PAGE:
A Pakistani Rapper Breaks New Ground in Rap This work is considered exceptional by our editorial staff.

By , Los Angeles, CA

Rap, one of the most famous genres of music around the world, has always found a decent following in Pakistan. Ever since the late 90s and early 2000s, Pakistanis have followed rap music and have become accustomed to the lyrical flow required in the genre. One Pakistani rapper’s strive and music is currently giving Fahd Azam (aka Mr. Capone-E) and the rest of the industry a run for their money. He spoke to Teen Ink about Pakistan’s rap  scene, working with Bizarre from D12 and what he listens to in his down time.

 

For mainstream rap fans used to hearing lyrics about East-West rivalries and other American concerns, Pakistani-American rapper Qom Qazamah rhymes in unfamiliar territory. 

 

The Manchester, New Hampshire, native gives us a strong message about the life that how we have to live and what we have to do in our life in Dark Places. Qom Qazamah calls himself a street poet and hence he proved that in his song by his lyrics.  Dark Places should be listened by every Pakistani because Qom Qazamah did a great job but we still didn’t appreciate. In short every song of Qom Qazamah has a strong message. He actually got his big break in 2014, when Chicano rapper “Knife” Sotelo came across his music online and invited him to collaborate on his album “The Jinn Within.” Three years later, Qom Qazamah released a track online, “2 In The Morning,” and followed it with another single, “On My Own,” featuring D12 rapper Bizarre off the EP “Dark Places”.

 

Qom Qazamah is now working on a new EP, an album slated for release this year that will feature Young Dirty Bastard from the Wu Tang Clan and Layzie Bone from Bone Thugs N Harmony. The EP will be fully produced, mixed and mastered by himself.

 

Teen Ink: How did you get started in rap?

 

Qom Qazamah: I started back in 2011 just dropping songs on YouTube. I caught the ears of a producer named dxwnbeat who then went by streetlights, and he kind of mentored me. Taught me how to flow better, the importance of mixing and mastering, etc. In August of 2012 we released my first mixtape, “Tha Jinn Within.” It had 2 guest features from “Knife” Sotelo, and a few other features from some of my friends and people I rapped with at the time. Creating this tape and working with all these different artists helped me build a foundation when it comes to making music and it was a fun time.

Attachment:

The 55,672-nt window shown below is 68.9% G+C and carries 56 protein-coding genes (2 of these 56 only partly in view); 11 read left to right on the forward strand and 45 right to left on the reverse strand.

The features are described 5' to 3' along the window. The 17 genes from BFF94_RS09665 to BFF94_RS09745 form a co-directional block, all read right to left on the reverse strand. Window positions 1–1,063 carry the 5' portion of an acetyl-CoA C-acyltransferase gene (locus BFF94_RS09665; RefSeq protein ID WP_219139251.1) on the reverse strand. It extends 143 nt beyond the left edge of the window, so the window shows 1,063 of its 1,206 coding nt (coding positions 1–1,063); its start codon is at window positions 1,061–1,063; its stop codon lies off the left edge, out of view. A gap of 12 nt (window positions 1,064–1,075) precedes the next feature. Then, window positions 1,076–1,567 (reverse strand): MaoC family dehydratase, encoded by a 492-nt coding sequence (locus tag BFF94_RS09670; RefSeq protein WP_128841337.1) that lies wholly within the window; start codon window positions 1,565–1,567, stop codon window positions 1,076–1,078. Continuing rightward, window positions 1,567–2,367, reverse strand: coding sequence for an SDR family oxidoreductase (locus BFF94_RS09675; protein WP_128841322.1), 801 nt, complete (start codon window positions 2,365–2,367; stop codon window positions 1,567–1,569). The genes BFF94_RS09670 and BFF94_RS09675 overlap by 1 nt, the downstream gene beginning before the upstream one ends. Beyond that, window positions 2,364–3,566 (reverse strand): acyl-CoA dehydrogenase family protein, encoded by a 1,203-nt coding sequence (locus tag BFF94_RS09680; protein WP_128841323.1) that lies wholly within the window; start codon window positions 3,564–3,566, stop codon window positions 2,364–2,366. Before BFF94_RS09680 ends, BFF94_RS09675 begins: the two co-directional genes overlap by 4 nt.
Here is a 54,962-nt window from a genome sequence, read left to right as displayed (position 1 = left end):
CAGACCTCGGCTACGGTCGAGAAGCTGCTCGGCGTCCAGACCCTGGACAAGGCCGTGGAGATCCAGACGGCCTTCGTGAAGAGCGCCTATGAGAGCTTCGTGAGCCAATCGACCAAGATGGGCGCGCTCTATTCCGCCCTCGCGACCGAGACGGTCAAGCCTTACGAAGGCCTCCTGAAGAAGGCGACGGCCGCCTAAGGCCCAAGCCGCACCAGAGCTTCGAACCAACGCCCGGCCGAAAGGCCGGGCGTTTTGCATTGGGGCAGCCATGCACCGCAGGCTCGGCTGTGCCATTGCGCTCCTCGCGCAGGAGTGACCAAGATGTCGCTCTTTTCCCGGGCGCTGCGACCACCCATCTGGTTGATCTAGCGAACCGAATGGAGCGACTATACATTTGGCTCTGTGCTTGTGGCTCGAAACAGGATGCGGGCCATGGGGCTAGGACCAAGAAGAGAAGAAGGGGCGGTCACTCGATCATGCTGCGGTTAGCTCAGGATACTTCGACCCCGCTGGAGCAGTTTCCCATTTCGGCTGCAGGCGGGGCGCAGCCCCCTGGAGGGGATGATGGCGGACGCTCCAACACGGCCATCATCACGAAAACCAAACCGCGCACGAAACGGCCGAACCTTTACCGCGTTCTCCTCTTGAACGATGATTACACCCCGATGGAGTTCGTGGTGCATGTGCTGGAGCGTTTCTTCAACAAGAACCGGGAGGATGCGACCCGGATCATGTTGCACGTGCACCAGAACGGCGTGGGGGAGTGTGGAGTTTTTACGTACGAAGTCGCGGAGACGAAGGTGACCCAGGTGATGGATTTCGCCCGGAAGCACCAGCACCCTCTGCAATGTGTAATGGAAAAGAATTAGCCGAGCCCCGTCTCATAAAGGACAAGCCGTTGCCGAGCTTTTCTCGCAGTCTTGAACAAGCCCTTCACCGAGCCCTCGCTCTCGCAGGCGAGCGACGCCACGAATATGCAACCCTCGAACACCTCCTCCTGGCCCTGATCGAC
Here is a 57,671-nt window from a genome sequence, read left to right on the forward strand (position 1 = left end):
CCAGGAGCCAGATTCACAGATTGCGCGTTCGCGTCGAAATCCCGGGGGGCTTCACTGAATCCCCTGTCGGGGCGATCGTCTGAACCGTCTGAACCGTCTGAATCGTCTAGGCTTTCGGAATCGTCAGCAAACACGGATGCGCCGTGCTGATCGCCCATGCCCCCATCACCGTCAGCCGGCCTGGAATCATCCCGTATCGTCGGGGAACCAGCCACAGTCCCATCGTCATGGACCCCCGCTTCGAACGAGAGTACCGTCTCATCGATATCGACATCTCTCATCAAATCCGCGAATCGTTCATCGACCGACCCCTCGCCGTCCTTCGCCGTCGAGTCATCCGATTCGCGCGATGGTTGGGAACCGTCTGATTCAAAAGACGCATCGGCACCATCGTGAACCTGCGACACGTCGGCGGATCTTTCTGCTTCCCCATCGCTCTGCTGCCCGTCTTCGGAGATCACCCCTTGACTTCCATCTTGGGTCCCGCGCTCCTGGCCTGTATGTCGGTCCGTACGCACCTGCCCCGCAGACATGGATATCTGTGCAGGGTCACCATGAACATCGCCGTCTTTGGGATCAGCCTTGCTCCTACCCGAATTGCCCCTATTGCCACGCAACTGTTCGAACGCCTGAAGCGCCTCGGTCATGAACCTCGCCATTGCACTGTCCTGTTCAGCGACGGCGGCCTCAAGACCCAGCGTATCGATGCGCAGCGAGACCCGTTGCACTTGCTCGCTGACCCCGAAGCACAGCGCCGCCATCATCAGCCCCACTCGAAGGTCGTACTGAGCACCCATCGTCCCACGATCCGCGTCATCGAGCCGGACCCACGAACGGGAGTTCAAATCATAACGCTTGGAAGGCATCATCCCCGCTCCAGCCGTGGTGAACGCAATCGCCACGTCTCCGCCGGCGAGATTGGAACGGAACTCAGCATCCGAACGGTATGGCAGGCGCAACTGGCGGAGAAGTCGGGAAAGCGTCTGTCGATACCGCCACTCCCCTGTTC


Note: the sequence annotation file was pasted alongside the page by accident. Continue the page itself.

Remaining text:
Teen Ink: Who do you currently listen to? And which are your musical influences?

 

Qom Qazamah: I've been listening to a lot of MF Doom lately. His MM .. Food album has to be one of the most unique albums in hip hop. It's like listening to a movie or something. and the concept of food and naming every track after food is ill s***. Doom is a big influence of mine, Sean Price is another with his word play and his presence on the mic. Tupac is probably my favorite rapper though with all the soul and energy he put in his music. Prince is another big influence musically. One of the greatest musicians ever who wrote all his music and did everything his way and never gave a f*** about what you thought. Great artist.

 

Why do you rap in English rather than Urdu?

 

Qom Qazamah: I rap in English because I don't speak well enough in Urdu. If I spoke fluent Urdu I probably would have always rapped in Urdu.

 

Teen Ink : Thank you for your time with us. What’s the hip-hop scene like in Pakistan? And what is it like compared to America?

 

Qom Qazamah: Hip Hop is big in Pakistan. Probably the most listened to genre of the youth. Most Pakistani rappers rap in Punjabi rather than Urdu/Hindi because it’s more of harsh language and easier to rap in I guess. The biggest rapper is of course Bohemia who is just as big in India. Credited as the first South Asian rapper signed to a major. Then you have other dudes like Lazarus who rhymes in English, and has collaborated with artists like D12, Royce Da 59, and Crooked I. Chen-K is cool, the Rap Engineers are nice to. Would love to collaborate with any of those artists. and as for comparing it, the scene is still kind of in its infancy and tries to emulate the American scene. Only difference really is the language of the rhymes I guess. Thanks for having me.






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